My 5-year old son has a new and urgent interest in Star Wars. It’s fascinating to listen to the connections he is making between the current political climate in the United States and these iconic films that explore themes of power, justice, friendship, love, transcendence, and redemption. Indeed, all very relevant themes for these times.

It’s been only a few months of protest marches, phone calls to representatives, standing up and speaking out, and I’m already aware of impending exhaustion. The question of how to leverage all of my unearned and undeserved advantages to resist ongoing oppression and exploitation while also caring for myself, my family, and my work has loomed large in my heart and mind.

Looming large, too, is a desire to model for my children a sustainable way to use my gifts and talents in service of justice, peace, and love. And, as often happens when I am worrying about how to teach or model something to or for my children, I am humbly reminded that the opposite is happening. As the wise Yoda says: “Truly wonderful the mind of a child is.”

As my son talks to me about Star Wars and how it relates to the world as he sees it, he’s not focused on the battles, but rather on the stories of transformation. He’s interested in how The Force works within people, moving them towards the light or the darkness. In short, he’s curious about and open to the ever-present potential for change – in individuals, systems, and galaxies far, far away.

In our galaxy, many Christians have just celebrated Easter and are now in the 50-day period of Eastertide, a time to celebrate new beginnings, second chances, and the power that love has over destruction. Every year around this time the following quote pops up somewhere: “We are told to let our light shine, and if it does, we won’t need to tell anybody it does. Lighthouses don’t fire cannons to call attention to their shining – they just shine.” (Dwight L. Moody)

This Eastertide I’m thinking about what it looks like to “just shine.” And I already know that it looks a lot like how my son approaches the world: with curiosity, joy, hope, and faith in the possibility of transformation and the power of love. And it’s this orientation towards both the challenges of these times and life in general that can be a guiding principle in knowing how to move forward – what to do, how to show up, and when to rest. As the gospel of Star Wars reminds us: “The light…it’s always been there. It will guide you.”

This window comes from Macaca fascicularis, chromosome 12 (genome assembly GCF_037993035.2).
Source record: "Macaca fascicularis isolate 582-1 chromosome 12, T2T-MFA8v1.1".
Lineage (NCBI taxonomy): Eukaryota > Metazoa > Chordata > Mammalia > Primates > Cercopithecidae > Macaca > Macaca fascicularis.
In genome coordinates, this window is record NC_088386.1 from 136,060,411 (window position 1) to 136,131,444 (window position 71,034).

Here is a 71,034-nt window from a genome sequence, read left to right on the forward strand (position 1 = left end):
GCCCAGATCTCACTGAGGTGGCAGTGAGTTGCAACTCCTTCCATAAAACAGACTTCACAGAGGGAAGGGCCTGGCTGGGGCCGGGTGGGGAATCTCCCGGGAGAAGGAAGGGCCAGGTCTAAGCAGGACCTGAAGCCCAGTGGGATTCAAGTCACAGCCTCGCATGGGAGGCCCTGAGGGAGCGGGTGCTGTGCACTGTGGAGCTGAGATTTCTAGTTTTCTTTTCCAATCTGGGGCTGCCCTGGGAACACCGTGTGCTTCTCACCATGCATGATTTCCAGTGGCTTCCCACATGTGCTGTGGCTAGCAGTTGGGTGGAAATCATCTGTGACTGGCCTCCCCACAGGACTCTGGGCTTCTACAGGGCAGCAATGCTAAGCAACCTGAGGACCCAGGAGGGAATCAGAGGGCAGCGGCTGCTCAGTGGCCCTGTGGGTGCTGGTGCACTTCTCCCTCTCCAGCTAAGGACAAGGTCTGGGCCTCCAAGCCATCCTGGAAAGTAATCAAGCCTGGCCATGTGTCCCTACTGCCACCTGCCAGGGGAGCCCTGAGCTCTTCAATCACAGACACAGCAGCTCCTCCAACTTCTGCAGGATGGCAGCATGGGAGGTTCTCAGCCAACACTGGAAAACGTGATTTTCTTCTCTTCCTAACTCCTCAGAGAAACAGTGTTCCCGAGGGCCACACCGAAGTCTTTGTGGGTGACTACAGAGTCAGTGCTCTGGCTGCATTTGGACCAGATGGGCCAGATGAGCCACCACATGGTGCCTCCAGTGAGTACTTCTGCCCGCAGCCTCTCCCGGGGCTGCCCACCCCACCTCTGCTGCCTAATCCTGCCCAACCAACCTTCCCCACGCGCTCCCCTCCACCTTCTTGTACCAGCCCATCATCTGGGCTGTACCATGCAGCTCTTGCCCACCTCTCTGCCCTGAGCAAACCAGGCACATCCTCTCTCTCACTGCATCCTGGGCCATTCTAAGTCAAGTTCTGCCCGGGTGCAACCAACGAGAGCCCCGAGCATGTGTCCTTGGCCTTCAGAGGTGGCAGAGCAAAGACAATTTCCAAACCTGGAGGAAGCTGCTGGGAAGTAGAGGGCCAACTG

Ms. V. (South Korea)

Ms. V returned from a 3-year stint in Seoul, South Korea and is now living in the US in the beautiful Pacific Northwest with her partner, their two kids, three ferocious felines, and a dog named Avon Barksdale. She grew up all over the US, mostly along the east coast, but lived in New York City longer than anywhere else, so considers NYC “home.” Her love of travel has taken her all over the world and to all but four of the 50 states. Ms. V is contemplative and sacred activist, exploring the intersection of yoga, new monasticism, feminism and social change. She is the co-director and co-founder of Samdhana-Karana Yoga: A Healing Arts Center, a non-profit yoga studio and the spiritual director for Hab Community. While not marveling at her beautiful children, she enjoys reading, cooking, and has dreams of one day sleeping again.

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